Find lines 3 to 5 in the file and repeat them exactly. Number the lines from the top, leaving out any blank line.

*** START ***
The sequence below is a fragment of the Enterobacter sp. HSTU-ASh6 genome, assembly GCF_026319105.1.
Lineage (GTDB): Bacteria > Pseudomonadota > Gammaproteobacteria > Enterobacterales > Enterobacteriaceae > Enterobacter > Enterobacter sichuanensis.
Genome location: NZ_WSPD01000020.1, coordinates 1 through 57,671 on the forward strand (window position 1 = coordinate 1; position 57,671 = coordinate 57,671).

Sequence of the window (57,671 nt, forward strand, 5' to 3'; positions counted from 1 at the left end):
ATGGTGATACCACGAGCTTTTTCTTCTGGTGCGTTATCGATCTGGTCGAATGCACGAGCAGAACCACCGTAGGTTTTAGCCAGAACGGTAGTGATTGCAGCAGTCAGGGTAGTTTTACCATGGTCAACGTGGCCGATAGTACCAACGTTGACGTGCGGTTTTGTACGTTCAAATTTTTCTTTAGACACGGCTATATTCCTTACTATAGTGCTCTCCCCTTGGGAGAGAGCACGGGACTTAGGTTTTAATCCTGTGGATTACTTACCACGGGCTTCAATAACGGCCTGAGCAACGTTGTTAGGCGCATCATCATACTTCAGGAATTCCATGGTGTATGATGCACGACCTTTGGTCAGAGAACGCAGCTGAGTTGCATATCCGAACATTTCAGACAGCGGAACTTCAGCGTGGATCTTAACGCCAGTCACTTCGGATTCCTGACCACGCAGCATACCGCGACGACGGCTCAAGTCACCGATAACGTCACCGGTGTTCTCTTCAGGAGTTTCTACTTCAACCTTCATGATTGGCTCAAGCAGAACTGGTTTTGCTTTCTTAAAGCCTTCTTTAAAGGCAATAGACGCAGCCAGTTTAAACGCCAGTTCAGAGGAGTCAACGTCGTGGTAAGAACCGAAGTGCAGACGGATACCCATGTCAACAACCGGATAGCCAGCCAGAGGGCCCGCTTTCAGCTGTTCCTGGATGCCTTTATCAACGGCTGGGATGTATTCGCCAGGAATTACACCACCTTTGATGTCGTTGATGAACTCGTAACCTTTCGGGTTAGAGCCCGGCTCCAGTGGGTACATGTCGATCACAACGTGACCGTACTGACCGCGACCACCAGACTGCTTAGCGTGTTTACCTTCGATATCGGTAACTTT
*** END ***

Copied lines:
Genome location: NZ_WSPD01000020.1, coordinates 1 through 57,671 on the forward strand (window position 1 = coordinate 1; position 57,671 = coordinate 57,671).

Sequence of the window (57,671 nt, forward strand, 5' to 3'; positions counted from 1 at the left end):
ATGGTGATACCACGAGCTTTTTCTTCTGGTGCGTTATCGATCTGGTCGAATGCACGAGCAGAACCACCGTAGGTTTTAGCCAGAACGGTAGTGATTGCAGCAGTCAGGGTAGTTTTACCATGGTCAACGTGGCCGATAGTACCAACGTTGACGTGCGGTTTTGTACGTTCAAATTTTTCTTTAGACACGGCTATATTCCTTACTATAGTGCTCTCCCCTTGGGAGAGAGCACGGGACTTAGGTTTTAATCCTGTGGATTACTTACCACGGGCTTCAATAACGGCCTGAGCAACGTTGTTAGGCGCATCATCATACTTCAGGAATTCCATGGTGTATGATGCACGACCTTTGGTCAGAGAACGCAGCTGAGTTGCATATCCGAACATTTCAGACAGCGGAACTTCAGCGTGGATCTTAACGCCAGTCACTTCGGATTCCTGACCACGCAGCATACCGCGACGACGGCTCAAGTCACCGATAACGTCACCGGTGTTCTCTTCAGGAGTTTCTACTTCAACCTTCATGATTGGCTCAAGCAGAACTGGTTTTGCTTTCTTAAAGCCTTCTTTAAAGGCAATAGACGCAGCCAGTTTAAACGCCAGTTCAGAGGAGTCAACGTCGTGGTAAGAACCGAAGTGCAGACGGATACCCATGTCAACAACCGGATAGCCAGCCAGAGGGCCCGCTTTCAGCTGTTCCTGGATGCCTTTATCAACGGCTGGGATGTATTCGCCAGGAATTACACCACCTTTGATGTCGTTGATGAACTCGTAACCTTTCGGGTTAGAGCCCGGCTCCAGTGGGTACATGTCGATCACAACGTGACCGTACTGACCGCGACCACCAGACTGCTTAGCGTGTTTACCTTCGATATCGGTAACTTT